On Monday, Majority Leader Mitch McConnell took to the Senate floor to join with other Trump enablers in spiking the ball a bit early on the whole Trump-Russia affair based on the four-page summary Attorney General Barr produced from the Muller report.
“It is good news that our law enforcement professionals know much more about Russia’s malevolent attempts to interfere in American elections. And it is good news that we can conclusively set aside the notion that the president and his team had somehow participated in those attacks on our democracy. According to the Attorney General, the Special Counsel’s in-depth investigation – quote – ‘did not find that the Trump campaign or anyone associated with it conspired or coordinated with Russia in its efforts to influence the 2016 U.S. presidential election.’
“Further, Attorney General Barr and Deputy Attorney General Rosenstein concluded the investigation did not establish that the president engaged in obstruction of justice. So, two years, thousands of subpoenas, hundreds of search warrants, hundreds of witnesses, millions of taxpayer dollars, and these are the findings: No collusion. No conspiracy. No obstruction.
But of course, he couldn’t just leave it there. McConnell is someone who needs to turn every event into a partisan play for power. So he continued with this:
“The Attorney General reports that Russia carried out online disinformation campaigns and computer hacking efforts designed to sow discord in our nation and interfere in American politics. It is deeply disturbing that the Obama administration was apparently insufficiently prepared to anticipate and counter these Russian threats. It was hardly a secret prior to November 2016 that Putin’s Russia was not and is not our friend. And yet, for years, the previous administration ignored, excused, and failed to confront Putin’s malign activities at home and abroad.
That last sentence is pretty sweeping and completely ignores things like the sanctions the Obama administration imposed after Russia invaded Ukraine, and the work they did to garner global buy-in from other countries to impose their own sanctions. As Martin Longman noted, it was a desire for relief from those sanctions that drove Vladimir Putin to interfere in the 2016 election on behalf of Trump.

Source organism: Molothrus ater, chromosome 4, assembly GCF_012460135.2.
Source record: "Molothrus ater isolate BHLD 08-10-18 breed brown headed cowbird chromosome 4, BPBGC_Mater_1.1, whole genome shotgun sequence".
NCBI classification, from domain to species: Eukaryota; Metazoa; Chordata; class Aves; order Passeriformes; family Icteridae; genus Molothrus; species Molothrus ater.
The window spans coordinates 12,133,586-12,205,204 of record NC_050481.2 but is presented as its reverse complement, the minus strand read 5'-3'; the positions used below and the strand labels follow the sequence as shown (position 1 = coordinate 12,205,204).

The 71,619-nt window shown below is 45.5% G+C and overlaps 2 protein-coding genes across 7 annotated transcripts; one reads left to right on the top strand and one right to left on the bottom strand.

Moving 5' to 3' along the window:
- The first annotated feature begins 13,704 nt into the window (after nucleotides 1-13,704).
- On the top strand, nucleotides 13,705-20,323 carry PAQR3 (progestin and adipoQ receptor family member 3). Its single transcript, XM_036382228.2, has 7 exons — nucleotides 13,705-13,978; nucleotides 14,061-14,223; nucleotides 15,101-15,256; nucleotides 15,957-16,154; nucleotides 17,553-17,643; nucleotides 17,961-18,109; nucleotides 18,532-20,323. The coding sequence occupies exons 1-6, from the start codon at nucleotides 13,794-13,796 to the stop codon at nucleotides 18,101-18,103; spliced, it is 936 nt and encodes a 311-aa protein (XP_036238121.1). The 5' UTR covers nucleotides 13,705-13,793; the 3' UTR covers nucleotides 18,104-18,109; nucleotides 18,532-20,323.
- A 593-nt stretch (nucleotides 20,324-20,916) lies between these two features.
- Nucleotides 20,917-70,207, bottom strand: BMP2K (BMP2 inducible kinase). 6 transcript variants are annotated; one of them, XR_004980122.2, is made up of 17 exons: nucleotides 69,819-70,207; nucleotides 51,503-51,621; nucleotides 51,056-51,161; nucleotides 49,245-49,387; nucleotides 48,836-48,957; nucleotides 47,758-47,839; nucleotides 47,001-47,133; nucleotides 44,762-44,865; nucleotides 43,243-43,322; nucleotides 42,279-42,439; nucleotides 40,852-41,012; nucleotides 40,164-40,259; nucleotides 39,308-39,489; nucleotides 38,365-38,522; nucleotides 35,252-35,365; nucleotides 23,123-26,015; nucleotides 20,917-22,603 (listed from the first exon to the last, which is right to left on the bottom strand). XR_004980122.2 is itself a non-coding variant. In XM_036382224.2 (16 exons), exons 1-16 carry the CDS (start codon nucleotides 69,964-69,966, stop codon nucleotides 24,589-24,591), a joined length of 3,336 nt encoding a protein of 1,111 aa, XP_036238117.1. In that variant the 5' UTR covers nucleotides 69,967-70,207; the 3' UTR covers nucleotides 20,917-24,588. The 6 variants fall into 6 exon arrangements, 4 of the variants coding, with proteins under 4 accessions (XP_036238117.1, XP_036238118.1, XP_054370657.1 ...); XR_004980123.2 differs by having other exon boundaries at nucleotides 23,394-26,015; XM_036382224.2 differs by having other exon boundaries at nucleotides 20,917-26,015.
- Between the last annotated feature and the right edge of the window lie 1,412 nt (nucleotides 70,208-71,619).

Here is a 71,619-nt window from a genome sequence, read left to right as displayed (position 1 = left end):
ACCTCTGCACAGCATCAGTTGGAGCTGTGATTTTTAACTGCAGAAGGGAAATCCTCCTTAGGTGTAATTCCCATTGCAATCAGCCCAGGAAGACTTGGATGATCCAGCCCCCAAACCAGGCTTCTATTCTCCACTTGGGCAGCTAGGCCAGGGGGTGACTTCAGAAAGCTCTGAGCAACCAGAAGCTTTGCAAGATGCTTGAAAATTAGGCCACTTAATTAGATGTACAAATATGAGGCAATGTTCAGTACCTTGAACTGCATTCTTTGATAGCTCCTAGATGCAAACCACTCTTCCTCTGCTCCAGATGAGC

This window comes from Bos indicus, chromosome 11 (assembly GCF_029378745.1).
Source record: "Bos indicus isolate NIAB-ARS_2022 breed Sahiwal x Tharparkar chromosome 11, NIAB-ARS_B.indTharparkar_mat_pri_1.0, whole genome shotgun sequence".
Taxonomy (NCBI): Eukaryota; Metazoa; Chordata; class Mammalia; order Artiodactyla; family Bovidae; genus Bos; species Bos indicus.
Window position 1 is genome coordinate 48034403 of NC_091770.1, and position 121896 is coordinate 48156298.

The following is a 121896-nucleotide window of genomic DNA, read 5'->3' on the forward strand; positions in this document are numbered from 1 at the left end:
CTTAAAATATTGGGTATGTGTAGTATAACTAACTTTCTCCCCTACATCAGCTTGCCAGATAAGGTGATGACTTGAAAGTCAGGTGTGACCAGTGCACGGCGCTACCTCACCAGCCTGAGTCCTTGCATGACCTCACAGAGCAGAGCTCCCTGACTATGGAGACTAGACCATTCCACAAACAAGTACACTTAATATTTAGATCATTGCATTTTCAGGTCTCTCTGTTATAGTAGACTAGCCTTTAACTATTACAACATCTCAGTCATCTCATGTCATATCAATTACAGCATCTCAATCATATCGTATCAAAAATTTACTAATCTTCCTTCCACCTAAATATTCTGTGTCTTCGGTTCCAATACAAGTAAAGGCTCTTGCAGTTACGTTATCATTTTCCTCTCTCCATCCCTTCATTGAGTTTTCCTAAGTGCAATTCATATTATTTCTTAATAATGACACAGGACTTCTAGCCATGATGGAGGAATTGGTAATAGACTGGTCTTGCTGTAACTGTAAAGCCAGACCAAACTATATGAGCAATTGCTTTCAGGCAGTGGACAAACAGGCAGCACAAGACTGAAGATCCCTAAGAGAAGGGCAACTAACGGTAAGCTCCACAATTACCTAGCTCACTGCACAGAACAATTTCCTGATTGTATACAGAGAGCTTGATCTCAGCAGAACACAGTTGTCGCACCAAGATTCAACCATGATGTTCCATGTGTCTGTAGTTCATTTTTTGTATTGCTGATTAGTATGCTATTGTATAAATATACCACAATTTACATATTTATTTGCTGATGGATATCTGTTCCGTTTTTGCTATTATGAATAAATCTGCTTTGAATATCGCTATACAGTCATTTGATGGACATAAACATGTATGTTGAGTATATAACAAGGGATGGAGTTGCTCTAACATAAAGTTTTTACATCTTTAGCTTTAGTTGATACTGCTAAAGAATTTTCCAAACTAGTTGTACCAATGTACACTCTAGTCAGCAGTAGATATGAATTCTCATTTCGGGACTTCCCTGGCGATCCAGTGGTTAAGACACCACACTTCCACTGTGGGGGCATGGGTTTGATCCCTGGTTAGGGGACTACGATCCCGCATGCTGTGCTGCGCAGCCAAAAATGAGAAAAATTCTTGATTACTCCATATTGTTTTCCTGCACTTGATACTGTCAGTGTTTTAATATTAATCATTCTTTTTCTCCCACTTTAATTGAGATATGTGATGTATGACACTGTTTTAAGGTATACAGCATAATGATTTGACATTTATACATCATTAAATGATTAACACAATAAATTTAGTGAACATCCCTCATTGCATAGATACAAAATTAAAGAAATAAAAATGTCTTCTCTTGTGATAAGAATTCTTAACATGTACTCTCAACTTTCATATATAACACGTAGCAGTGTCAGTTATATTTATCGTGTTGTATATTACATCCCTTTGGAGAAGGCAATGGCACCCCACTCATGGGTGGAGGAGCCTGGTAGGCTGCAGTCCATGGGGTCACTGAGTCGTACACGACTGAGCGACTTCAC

The president himself has been fond of suggesting that Obama did nothing to address Russia’s “malign activities.” But when the same accusations come from McConnell with respect to Moscow’s interference in the election, it does nothing but remind us of what he did to keep the previous administration from informing the public about those attempts.
Back in December 2016, the Washington Post outlined attempts by the Obama administration to inform congressional leaders about Russia’s attempts to interfere in the election and noted McConnell’s response to such a briefing in September 2016.
According to several officials, McConnell raised doubts about the underlying intelligence and made clear to the administration that he would consider any effort by the White House to challenge the Russians publicly an act of partisan politics.
That reporting has now been corroborated by former Vice President Joe Biden, as well as Greg Miller for his book, The Apprentice: Trump, Russia and the Subversion of American Democracy.
— Josh Campbell (@joshscampbell) October 2, 2018
What all of that means is that McConnell didn’t need a summary of the Mueller report from the attorney general to know what Russia did. He’s known since at least September 2016, but did everything he could to keep the American public from knowing.
We’ve recently learned that in May of 2017, FBI officials briefed the so-called “Gang of 8” (which includes McConnell) on their concerns that led to a counterintelligence investigation into whether or not the president’s ties to Russia posed a national security threat. Andrew McCabe, the former FBI Deputy Director who reported the briefing, said that no one in attendance “objected to the bureau’s inquiry of whether Trump was being used as a Russian asset — ‘not on legal grounds, constitutional grounds or based on the facts.’”
The Republican leader of the Senate knew that Russia was attempting to interfere in the 2016 election two months before Americans went to the polls. But he threatened to launch a partisan attack if the Obama administration went public with that information. He also knows that AG Barr’s letter to Congress doesn’t address the fact that there has been a counterintelligence investigation into whether the president is being used as a Russian asset. And yet he joined the chorus of those suggesting that we can put this whole Trump-Russia investigation behind us because Trump has been vindicated, even as he blocked a vote in the Senate on releasing the Mueller report. Given the majority leader’s track record, it is hard to avoid the question of what he’s trying to hide.
I understand why some people are suggesting that there has been too much speculation about what transpired between Trump and Putin. I’ve often stepped back to check myself on that front. But one of the things that feeds the speculation is the fact that, at every turn, both the president and his congressional enablers have lied to us. It is not, however, simply a matter of not telling the truth. It’s that they have done everything in their power to keep the truth from us. No one has done that more than Mitch McConnell.